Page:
Billboards near the California-Mexico border and other advertisements throughout the state are telling immigrants who are living in the United States illegally that for a fee, they supposedly can help secure a place in line for when immigration reform passes in Congress. The problem is there is no line; the federal government has not passed immigration reform yet.
"To pay an attorney or consultant fees right now for a hypothetical bill is not something we want people to do. In fact, it's unethical, we think, for people to be charging. So we want to prevent that," said Assm. Lorena Gonzalez, D-San Diego.
Sometimes, immigrants get confused with the word "notary" because in some countries that's essentially the same as lawyers and so-called immigration consultants take advantage of people who don't know the difference in America. Univision interviewed Maria Gutierrez who wrote endless checks in a similar scam, promising legalization.
"I had to pay him directly for eight or nine years almost $80,000," said Gutierrez.
Gonzalez has introduced a bill that would ban anyone from taking money promising legalization, before immigration reform is actually in place.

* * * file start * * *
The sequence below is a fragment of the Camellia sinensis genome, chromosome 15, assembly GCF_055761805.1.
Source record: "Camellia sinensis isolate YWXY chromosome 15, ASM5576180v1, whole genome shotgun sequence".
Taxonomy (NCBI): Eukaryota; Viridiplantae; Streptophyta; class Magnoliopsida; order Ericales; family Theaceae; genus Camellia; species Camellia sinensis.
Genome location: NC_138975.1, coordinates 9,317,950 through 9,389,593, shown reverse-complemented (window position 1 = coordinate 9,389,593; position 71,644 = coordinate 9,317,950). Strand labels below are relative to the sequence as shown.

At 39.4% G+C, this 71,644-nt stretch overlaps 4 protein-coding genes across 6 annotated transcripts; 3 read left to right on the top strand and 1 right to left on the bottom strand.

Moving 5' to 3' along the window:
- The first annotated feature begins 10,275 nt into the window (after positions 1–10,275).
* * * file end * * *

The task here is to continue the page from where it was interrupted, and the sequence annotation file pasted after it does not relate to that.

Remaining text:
"We don't know if the bill will be passed, what it'll look like and who it'll apply to," said Gonzalez.
But the American Immigration Lawyers Association opposes the bill. While it wants to crack down on scams, the organization says the proposal is so harsh it might actually prevent immigration attorneys from taking any cases, even from people who need help navigating other avenues to legal status.
"This is mainly trying to make sure prohibitions in the bill don't inadvertently prohibit an immigration lawyer from actually providing the services that are needed," said Ignacio Hernandez from the American Immigration Lawyers Association.
The bill passed a Senate committee unanimously. It will also require that contracts for immigration services be in the client's language.